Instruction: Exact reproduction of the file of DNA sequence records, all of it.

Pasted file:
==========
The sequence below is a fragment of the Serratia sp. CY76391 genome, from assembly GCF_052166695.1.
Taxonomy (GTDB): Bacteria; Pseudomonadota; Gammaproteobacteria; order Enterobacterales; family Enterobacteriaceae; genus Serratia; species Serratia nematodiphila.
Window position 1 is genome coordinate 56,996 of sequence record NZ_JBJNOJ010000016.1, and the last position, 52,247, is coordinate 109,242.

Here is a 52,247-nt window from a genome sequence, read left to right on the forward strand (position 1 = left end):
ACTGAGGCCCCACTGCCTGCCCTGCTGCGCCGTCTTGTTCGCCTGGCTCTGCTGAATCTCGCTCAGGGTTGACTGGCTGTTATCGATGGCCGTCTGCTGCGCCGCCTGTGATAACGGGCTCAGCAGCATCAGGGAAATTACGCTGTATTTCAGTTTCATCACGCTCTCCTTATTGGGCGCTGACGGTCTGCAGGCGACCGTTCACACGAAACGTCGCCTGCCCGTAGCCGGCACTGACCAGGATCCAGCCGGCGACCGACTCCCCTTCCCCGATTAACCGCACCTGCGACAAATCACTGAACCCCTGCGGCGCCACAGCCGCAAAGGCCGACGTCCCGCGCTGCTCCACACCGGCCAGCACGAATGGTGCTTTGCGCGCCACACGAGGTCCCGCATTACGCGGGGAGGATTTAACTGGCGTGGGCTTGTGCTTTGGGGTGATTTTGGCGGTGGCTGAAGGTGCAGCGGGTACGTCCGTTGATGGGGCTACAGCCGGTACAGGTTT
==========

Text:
The sequence below is a fragment of the Serratia sp. CY76391 genome, from assembly GCF_052166695.1.
Taxonomy (GTDB): Bacteria; Pseudomonadota; Gammaproteobacteria; order Enterobacterales; family Enterobacteriaceae; genus Serratia; species Serratia nematodiphila.
Window position 1 is genome coordinate 56,996 of sequence record NZ_JBJNOJ010000016.1, and the last position, 52,247, is coordinate 109,242.

Here is a 52,247-nt window from a genome sequence, read left to right on the forward strand (position 1 = left end):
ACTGAGGCCCCACTGCCTGCCCTGCTGCGCCGTCTTGTTCGCCTGGCTCTGCTGAATCTCGCTCAGGGTTGACTGGCTGTTATCGATGGCCGTCTGCTGCGCCGCCTGTGATAACGGGCTCAGCAGCATCAGGGAAATTACGCTGTATTTCAGTTTCATCACGCTCTCCTTATTGGGCGCTGACGGTCTGCAGGCGACCGTTCACACGAAACGTCGCCTGCCCGTAGCCGGCACTGACCAGGATCCAGCCGGCGACCGACTCCCCTTCCCCGATTAACCGCACCTGCGACAAATCACTGAACCCCTGCGGCGCCACAGCCGCAAAGGCCGACGTCCCGCGCTGCTCCACACCGGCCAGCACGAATGGTGCTTTGCGCGCCACACGAGGTCCCGCATTACGCGGGGAGGATTTAACTGGCGTGGGCTTGTGCTTTGGGGTGATTTTGGCGGTGGCTGAAGGTGCAGCGGGTACGTCCGTTGATGGGGCTACAGCCGGTACAGGTTT